The moment you read this a moment that you can never take back has just passed. Time has moved forward, it has progressed above and beyond our control.
The petal that just fell off the flower that you and I weren’t around to see will never fall again. No matter how many winters this flower may experience, there will never be another petal like that ever again.
The breath you exhaled in the middle of the conversation you had earlier will never be the same breath you exhale from that moment forward. In a sense, you have breathed your last breath in that moment.
Time moves forward, it progresses, it breathes and flowers through our existence. Everything is in process. All of life is in process.
The first time I scraped my knee, I learned to make sure that the next time I scraped my knee that it wasn’t for the same reason. I learned, I progressed, as we all do.
What if God does that too?
Process theology says that God evolves. Which is very much in line with Eastern Judaic philosophy that defines perfection as something that perpetuates. Perfection progresses. God is in progress. God learns, he evolves.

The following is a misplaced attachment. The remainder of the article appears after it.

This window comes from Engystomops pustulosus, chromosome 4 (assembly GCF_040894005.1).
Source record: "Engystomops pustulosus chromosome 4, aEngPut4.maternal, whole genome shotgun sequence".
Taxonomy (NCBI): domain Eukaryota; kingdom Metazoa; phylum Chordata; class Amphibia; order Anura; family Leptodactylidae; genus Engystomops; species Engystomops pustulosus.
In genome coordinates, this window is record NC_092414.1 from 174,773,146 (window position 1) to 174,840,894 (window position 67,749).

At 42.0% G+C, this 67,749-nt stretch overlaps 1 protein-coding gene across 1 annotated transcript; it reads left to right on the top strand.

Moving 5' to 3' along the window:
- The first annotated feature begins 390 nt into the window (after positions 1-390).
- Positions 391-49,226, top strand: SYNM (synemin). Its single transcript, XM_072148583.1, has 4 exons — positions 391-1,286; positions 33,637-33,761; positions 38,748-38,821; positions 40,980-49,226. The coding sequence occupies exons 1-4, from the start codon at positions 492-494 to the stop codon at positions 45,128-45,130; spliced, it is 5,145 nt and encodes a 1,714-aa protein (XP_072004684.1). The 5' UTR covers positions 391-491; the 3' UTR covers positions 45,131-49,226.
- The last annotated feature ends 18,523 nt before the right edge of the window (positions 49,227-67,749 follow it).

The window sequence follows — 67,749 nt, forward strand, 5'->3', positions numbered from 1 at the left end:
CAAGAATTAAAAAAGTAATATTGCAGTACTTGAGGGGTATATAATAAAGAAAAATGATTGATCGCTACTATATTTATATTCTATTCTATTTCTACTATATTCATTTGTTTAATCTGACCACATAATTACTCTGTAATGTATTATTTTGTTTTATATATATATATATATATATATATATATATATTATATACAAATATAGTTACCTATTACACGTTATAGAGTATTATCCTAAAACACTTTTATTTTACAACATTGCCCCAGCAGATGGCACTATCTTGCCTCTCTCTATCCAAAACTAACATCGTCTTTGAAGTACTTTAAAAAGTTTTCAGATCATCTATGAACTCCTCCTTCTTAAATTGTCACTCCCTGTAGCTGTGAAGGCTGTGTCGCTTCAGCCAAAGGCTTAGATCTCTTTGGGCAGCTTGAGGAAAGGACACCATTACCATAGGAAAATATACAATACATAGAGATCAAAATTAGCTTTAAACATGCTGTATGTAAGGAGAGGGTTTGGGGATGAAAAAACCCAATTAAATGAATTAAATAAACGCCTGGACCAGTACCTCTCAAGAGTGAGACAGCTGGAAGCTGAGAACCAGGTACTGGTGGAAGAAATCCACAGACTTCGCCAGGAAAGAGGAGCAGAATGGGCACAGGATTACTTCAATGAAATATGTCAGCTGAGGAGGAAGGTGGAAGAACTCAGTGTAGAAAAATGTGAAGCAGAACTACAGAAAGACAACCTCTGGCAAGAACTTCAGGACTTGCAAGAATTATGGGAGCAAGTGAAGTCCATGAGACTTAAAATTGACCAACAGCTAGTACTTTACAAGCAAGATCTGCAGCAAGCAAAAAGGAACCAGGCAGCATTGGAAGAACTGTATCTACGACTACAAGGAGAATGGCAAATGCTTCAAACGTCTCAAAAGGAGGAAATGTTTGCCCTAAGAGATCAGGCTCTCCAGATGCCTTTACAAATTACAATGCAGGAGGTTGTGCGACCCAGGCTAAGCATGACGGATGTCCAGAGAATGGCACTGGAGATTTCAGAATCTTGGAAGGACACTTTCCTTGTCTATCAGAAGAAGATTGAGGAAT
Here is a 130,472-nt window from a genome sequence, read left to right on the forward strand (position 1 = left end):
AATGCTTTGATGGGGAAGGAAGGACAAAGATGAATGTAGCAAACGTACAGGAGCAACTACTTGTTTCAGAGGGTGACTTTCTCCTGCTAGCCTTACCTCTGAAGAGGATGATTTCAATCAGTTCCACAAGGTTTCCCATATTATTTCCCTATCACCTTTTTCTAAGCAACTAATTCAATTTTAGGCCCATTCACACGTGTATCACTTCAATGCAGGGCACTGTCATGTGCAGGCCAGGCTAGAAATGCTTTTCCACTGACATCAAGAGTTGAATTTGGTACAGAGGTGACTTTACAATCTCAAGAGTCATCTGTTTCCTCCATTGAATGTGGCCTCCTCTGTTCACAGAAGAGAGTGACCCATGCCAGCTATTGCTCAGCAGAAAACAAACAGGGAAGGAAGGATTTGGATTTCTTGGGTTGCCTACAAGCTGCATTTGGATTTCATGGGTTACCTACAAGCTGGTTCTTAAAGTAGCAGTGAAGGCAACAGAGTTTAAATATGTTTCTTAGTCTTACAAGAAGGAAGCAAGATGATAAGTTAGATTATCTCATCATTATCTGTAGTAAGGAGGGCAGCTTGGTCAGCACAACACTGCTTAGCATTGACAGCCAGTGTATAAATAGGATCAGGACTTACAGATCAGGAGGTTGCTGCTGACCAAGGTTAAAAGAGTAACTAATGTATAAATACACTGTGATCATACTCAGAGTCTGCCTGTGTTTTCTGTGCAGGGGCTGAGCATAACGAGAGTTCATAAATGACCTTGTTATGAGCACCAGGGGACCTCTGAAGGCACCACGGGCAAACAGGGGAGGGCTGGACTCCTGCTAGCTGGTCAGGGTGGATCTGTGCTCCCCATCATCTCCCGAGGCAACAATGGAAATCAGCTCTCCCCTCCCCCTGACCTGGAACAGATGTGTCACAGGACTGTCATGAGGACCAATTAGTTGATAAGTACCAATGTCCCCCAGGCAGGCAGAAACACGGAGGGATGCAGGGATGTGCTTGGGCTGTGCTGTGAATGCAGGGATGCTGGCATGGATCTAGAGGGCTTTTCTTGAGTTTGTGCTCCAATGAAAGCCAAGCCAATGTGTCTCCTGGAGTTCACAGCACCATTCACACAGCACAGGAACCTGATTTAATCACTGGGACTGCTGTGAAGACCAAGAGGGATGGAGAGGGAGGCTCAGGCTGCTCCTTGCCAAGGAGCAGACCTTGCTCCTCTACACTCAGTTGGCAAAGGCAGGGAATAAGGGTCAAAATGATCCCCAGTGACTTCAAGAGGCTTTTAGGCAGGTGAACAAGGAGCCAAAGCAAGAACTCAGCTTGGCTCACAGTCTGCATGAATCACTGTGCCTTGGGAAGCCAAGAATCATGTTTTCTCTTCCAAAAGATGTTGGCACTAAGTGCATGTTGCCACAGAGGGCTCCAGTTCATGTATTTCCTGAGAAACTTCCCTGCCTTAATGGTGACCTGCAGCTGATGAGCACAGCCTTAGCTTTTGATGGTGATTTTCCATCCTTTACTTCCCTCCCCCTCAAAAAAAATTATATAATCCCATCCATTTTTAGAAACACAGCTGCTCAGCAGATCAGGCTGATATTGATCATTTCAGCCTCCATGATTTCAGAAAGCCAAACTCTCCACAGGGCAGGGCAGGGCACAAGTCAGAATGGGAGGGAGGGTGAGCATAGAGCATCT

There are several ambigous places in scripture that seem to support this.
In the conversation with Abraham about his nephew Lot who lived in the city of Sodom and Gomorrah; God was willing to barter and debate with Abraham on the value of a soul. Which I truly think is the point of the story, not whether a city was historically destroyed or not.
Then God changes his mind in conversation with his friend Moses, a leader of the Israelite people who challenges God on his thinking. Almost essentially accusing God of being close/narrow-minded. And God backs off.
There are a handful of others where demonstrates that he is in process.
Another example is in the fabled creation narrative where the author describes the world as being formless. The word in Hebrew for formless means wasteland. It assumes something was there before. That God could have possibly created another earth(s) before ours and was in the process of learning.
Again, in the eastern mindset perfection was demonstrated in growth. And this is incredibly encouraging because it allows us to see that we ourselves should not have to feel guility about ‘arriving’, in fact if God hasn’t ‘arrived’ according to our definitions than maybe it means that life isn’t about ‘arriving’ or coming to all the answers, maybe what it means is that life is the endless beautiful journey where questions lead us to better questions and so on and so forth. Maybe this is what means to learn from a God in process.